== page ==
We must fight against the delay tactics.

  • Anonymous on

    Can anyone see the noose tightening ever smaller, there are 1000+ deceptions carried out by thinking people, who...apparently, don't care as long as they have a paycheck coming in from the NWO.  It is NOT a conspiracy....just...Business as usual.!!  There doing the same thing to the US Dollar at the "Private" Federal reserve.  The NWO elitists are so bold now, that they allow Ron Paul to Chair the senate finance committee to oversee the Federal Reserve. Wow!!  America is a guted corpse of it's former self, having served it's purpose...will now be allowed to die.  and the same for the 360 million citizens.  A similar story is told in Russia, Britain, and EU countries. China has it's own demon's as well,namely...it's population size.!!  Not long before China goes down , when no consumers are buying around the world.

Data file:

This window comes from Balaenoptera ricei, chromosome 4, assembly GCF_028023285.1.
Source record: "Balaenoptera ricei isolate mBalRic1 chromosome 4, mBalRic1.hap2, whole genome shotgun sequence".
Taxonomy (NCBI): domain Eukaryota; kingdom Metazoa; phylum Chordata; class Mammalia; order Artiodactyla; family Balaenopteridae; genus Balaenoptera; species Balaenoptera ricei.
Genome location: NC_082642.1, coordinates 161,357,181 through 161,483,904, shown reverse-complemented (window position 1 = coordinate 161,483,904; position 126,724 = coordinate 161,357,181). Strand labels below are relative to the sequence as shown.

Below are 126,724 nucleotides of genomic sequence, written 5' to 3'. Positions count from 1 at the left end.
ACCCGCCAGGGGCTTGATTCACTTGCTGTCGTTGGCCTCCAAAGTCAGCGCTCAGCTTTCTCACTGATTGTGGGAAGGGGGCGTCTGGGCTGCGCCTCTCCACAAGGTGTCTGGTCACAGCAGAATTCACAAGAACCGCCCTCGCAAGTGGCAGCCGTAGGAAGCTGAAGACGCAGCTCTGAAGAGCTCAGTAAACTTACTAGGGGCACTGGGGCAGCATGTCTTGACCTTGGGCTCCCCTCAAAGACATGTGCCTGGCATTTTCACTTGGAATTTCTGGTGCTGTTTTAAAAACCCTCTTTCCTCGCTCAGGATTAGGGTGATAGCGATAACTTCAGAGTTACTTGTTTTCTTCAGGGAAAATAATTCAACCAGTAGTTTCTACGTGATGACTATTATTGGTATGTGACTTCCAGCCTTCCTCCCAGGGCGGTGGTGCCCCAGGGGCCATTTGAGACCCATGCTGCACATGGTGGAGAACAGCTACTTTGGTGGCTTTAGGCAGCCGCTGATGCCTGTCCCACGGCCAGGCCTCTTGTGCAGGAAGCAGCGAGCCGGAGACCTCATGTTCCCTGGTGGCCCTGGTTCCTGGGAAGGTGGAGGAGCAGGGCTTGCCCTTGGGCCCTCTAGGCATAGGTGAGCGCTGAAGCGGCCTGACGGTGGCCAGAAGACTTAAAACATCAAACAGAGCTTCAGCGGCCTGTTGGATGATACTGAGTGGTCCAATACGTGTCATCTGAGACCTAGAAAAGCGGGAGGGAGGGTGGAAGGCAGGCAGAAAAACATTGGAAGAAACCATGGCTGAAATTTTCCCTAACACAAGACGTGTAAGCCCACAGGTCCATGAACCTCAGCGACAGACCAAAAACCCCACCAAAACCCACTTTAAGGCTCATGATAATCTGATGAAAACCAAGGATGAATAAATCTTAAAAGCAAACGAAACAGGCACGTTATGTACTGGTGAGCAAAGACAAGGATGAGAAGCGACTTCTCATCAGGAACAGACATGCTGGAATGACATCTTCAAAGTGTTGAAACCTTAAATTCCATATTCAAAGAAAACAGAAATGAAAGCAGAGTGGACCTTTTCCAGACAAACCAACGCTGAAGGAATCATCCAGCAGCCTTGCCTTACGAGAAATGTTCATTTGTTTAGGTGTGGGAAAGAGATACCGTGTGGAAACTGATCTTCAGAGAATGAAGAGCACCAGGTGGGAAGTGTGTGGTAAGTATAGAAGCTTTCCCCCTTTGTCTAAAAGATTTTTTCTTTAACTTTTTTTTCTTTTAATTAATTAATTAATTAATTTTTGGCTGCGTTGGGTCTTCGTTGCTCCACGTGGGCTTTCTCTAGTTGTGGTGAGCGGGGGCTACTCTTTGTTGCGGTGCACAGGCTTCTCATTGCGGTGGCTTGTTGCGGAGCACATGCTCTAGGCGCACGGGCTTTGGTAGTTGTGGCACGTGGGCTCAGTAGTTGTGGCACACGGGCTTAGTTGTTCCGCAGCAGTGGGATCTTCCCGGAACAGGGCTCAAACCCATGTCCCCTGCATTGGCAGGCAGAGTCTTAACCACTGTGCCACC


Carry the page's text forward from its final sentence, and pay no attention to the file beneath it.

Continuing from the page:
NWO consolidation is coming to a climax, cyber war is like...any other deception, the ruling  oligarchy pushes any button to futher their cause.

    Wake up,Get a macro on life people.

     

     

     

     

  • Emily on

    Why else would government cry wolf about cyber threat?  What if they could blame a monumental economy-busting attack that emptied the coffers of its pet banks on the cybercriminals of some other set of nations? - and handle the missing moneys like they handled the auto dealers in the 'cash for clunkers' program?  This is why this ole lady has no bank info online - none!  This is why this ole lady, when she has something she is doing on a computer that she doesn't want disturbed ... does it on a computer that is not attached to the internet.

     

  • Anonymous on